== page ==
Sometimes I wonder how I miss things when they've been there all along. The requirements, the ordinances, the directions are right in front of our noses, awaiting each of us to live them when we are ready. The scriptures are full of directions as is the temple ceremony. And Christ has assured us His grace is sufficient if we cooperate with Him (Ether 12:27) (2 Corinthians 12:9). What Good news.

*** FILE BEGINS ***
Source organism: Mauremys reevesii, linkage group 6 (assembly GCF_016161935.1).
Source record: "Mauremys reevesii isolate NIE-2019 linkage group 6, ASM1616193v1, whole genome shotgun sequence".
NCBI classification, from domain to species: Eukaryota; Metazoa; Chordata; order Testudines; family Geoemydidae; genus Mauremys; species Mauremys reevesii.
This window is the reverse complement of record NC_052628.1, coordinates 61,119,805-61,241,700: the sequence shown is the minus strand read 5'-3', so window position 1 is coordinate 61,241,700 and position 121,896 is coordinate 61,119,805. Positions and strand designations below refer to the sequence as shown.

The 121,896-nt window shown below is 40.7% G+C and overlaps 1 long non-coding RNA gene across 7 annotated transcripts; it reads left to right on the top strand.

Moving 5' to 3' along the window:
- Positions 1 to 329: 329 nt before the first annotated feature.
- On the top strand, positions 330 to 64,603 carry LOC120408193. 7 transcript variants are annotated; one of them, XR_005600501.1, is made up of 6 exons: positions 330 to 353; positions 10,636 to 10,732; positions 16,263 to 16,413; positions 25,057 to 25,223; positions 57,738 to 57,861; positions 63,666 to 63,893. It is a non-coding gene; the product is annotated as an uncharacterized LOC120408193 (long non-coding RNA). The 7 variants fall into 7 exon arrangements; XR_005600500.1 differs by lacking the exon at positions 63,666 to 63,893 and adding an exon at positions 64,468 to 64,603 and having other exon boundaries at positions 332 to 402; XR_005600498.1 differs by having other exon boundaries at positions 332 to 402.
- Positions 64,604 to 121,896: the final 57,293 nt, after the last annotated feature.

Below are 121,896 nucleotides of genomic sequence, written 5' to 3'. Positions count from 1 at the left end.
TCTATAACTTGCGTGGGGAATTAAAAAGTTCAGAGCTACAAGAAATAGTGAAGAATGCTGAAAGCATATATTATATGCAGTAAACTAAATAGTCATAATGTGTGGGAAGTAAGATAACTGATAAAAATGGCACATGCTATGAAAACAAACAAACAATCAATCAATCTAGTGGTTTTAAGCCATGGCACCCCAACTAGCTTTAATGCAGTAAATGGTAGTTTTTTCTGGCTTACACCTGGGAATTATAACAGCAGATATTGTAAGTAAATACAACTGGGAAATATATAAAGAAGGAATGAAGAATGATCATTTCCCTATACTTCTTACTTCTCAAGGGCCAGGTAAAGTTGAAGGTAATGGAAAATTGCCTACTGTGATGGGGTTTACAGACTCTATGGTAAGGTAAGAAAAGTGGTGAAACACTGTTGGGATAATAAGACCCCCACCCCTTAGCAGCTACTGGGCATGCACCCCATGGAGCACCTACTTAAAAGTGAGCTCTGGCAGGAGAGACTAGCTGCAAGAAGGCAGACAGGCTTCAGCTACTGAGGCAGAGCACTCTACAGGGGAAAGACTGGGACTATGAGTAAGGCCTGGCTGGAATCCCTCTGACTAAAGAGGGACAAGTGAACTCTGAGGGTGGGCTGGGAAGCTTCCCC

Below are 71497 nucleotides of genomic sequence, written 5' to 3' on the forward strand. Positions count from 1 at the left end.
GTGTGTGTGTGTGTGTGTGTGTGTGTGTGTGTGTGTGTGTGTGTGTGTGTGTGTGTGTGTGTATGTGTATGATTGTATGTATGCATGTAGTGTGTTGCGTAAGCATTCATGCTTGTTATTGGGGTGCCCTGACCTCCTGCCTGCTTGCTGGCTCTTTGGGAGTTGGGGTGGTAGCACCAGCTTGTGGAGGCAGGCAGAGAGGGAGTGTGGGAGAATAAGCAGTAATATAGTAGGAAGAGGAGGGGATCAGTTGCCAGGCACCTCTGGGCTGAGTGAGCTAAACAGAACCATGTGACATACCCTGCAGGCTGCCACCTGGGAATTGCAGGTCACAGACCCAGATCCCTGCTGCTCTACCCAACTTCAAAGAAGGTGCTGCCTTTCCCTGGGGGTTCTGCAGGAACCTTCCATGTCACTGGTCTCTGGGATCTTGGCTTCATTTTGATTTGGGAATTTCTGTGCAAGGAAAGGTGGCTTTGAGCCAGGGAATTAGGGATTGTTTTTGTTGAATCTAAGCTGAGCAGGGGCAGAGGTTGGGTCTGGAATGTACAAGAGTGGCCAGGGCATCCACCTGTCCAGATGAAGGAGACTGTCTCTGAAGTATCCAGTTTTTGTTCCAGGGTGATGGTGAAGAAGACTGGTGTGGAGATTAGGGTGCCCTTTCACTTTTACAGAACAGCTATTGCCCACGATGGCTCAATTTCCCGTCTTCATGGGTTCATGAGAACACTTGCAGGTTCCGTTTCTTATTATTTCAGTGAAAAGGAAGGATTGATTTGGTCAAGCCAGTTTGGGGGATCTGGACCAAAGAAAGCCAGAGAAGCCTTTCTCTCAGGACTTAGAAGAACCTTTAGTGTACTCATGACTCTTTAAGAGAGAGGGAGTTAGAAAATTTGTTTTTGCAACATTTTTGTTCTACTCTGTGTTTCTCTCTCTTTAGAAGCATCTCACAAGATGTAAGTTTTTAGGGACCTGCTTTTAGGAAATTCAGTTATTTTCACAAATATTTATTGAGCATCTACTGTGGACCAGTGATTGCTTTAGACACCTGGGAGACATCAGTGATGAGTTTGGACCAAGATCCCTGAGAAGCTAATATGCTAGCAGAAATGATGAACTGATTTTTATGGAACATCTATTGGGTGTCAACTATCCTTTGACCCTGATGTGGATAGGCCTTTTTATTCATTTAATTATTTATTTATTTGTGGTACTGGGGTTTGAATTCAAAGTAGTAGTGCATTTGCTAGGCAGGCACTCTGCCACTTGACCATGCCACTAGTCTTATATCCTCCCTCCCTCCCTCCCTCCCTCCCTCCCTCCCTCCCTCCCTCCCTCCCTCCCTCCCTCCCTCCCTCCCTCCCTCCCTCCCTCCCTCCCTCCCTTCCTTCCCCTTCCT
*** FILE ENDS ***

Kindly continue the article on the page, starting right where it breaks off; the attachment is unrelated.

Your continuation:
One principle that is so very simple that stood out is how unkind feelings can restrain the Spirit of the Lord (D&C 63:32) (D&C 121:37). We all have experienced unkind feelings. The Gospel invites us when we are ready to forgive the person or persons involved. And to speak goodness or truth instead of evil. To let go of the unkind feelings and be free of them. Forgive, reconcile, speak to them, or whatever the case may be, we can find charity again. Letting go of unkind feelings so the Spirit of God can be unrestrained in our lives, in our prayers, and in our worship. How simple. How liberating. Something everyone can do pretty much any day of their choosing. In essence it goes right back to one of the two great commandments, to love our neighbor. When confronting what seems impossible we can turn to the Lord who found the charity to forgive all (Luke 23:34). The master teacher can surly teach a willing student. I don't think He is limited by the imperfection of the follower.